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Subject: I think 2-player is the most difficult rss

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Kirk Bauer
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Smyrna
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Assuming nobody makes any mistakes, and assuming the shuffle you are dealt is winnable, I can get perfect scores fairly regularly in 4-player games.

But in 2-player games you can play perfectly and have a winnable shuffle and still lose. Here is how (from a game I just finished and received only 23 points):

Both players have a green 4 in their "next to discard" slot, but of course neither know it.

1) Player 1, instead of giving a clue, discards their green 4
2) Player 2, not knowing the situation, also discards their green 4

In a 3+ player game, there would be somebody between those two actions who could make the necessary corrections.
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I've played a lot of 2p and I agree it can be very difficult, or at least feels very different and is much less flexible. I've run into the situation you describe quite a few times and it's very hard to mitigate. We definitely see a much higher variance in scores for 2p.

It's also easy to fall into a cycle where P1 clues, P2 plays or discards, repeat and P1 never gets a chance to learn anything about their hand, so it's important to manage the clues in a way that allows for role switching.

An interesting difference I've noticed is that in 3p+, I often make an unsafe discard because the next player has very important cards that I don't want them to toss. However, in 2p I often make an unsafe discard because the other person has complete garbage that I don't want to waste the last clue on (and fall into the cycle mentioned above,) and want to give them a chance to clue me instead. Of course, sometimes this doesn't end very well!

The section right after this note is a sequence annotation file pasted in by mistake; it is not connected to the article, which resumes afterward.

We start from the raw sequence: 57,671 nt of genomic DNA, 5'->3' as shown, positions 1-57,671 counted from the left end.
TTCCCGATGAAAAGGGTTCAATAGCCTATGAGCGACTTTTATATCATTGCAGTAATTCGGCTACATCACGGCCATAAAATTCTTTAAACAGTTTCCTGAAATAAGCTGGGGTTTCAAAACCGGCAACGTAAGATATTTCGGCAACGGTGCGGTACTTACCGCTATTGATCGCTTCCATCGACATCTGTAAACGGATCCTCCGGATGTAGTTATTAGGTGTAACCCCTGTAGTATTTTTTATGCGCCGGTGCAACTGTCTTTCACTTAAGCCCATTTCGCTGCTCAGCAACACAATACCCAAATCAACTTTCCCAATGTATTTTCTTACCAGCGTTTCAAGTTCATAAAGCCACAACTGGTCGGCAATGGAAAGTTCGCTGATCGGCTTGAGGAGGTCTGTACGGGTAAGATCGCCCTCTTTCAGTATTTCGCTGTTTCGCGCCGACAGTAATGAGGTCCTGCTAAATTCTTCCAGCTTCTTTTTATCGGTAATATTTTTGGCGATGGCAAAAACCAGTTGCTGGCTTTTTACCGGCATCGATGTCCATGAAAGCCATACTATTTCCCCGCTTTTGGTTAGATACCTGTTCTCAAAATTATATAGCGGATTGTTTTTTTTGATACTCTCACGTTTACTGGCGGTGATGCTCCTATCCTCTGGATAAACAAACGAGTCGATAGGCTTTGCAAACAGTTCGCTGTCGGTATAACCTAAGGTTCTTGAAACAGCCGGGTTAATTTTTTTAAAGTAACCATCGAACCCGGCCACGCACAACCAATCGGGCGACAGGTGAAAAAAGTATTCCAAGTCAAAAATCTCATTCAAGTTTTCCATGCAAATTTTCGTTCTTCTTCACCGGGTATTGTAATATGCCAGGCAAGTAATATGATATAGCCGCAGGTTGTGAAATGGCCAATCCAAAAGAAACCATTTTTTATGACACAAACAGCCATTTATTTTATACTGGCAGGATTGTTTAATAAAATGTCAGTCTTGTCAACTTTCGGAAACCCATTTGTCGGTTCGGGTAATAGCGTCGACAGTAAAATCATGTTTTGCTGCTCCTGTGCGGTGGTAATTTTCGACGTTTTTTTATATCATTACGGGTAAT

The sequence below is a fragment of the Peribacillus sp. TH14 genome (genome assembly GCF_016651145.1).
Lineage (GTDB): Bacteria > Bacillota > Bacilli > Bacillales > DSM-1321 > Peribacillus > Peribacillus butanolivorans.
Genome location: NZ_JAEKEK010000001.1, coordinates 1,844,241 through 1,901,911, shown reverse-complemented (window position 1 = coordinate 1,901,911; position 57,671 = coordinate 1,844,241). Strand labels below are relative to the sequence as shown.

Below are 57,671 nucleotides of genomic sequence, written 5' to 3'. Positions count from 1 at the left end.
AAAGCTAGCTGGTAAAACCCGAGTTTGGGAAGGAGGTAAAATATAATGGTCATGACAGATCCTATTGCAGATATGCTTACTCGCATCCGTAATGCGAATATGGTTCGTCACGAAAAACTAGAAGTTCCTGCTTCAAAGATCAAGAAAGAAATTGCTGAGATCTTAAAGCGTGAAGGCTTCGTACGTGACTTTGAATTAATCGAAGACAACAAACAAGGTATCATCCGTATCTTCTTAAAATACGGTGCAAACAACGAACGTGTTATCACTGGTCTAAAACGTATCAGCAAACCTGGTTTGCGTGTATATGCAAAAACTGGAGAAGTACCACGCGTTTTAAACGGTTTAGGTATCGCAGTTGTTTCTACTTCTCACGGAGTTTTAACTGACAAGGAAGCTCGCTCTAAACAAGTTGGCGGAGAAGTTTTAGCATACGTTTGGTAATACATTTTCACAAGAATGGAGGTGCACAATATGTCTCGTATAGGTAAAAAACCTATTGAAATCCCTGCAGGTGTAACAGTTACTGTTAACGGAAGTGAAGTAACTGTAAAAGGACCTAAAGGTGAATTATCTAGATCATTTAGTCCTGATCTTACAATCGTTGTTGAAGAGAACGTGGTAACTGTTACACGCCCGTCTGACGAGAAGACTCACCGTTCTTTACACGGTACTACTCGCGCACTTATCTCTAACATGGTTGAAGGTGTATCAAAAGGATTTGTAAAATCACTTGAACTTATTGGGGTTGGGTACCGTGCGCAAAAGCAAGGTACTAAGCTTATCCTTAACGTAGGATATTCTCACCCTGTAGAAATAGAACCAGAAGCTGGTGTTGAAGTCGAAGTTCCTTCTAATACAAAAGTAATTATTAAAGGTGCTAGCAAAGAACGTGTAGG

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Chris Casinghino
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I agree that 2-player is the most difficult.

The reason is that 2-player games are much more sensitive to a bad shuffle. In particular, think about how much the number of cards you can see on your turn depends on the number of players:

2p: 5 visible cards
3p: 10 visible cards
4p: 12 visible cards
5p: 16 visible cards

With only 5 visible cards, it is very likely that there will be many turns where you can not do anything useful because none of the visible cards are playable or worth hinting at. Turns are a very important resource in Hanabi.

This analysis might make it seem like 5-player games should be the easiest, but the number of visible cards isn't the only constraint on how easy the game is. Another is how many turns each player will have to play the useful cards in their hand. In a 5-player game, each player gets few turns and they are spaced farther apart, so it can be very tough to get a 25 if one player draws too many valuable cards.

The 3 and 4-player versions seem to exist in a sweet spot where there are enough visible cards that you can do something useful on your turn, and you'll also get enough turns to do all the things you need to do. A very nicely balanced game.

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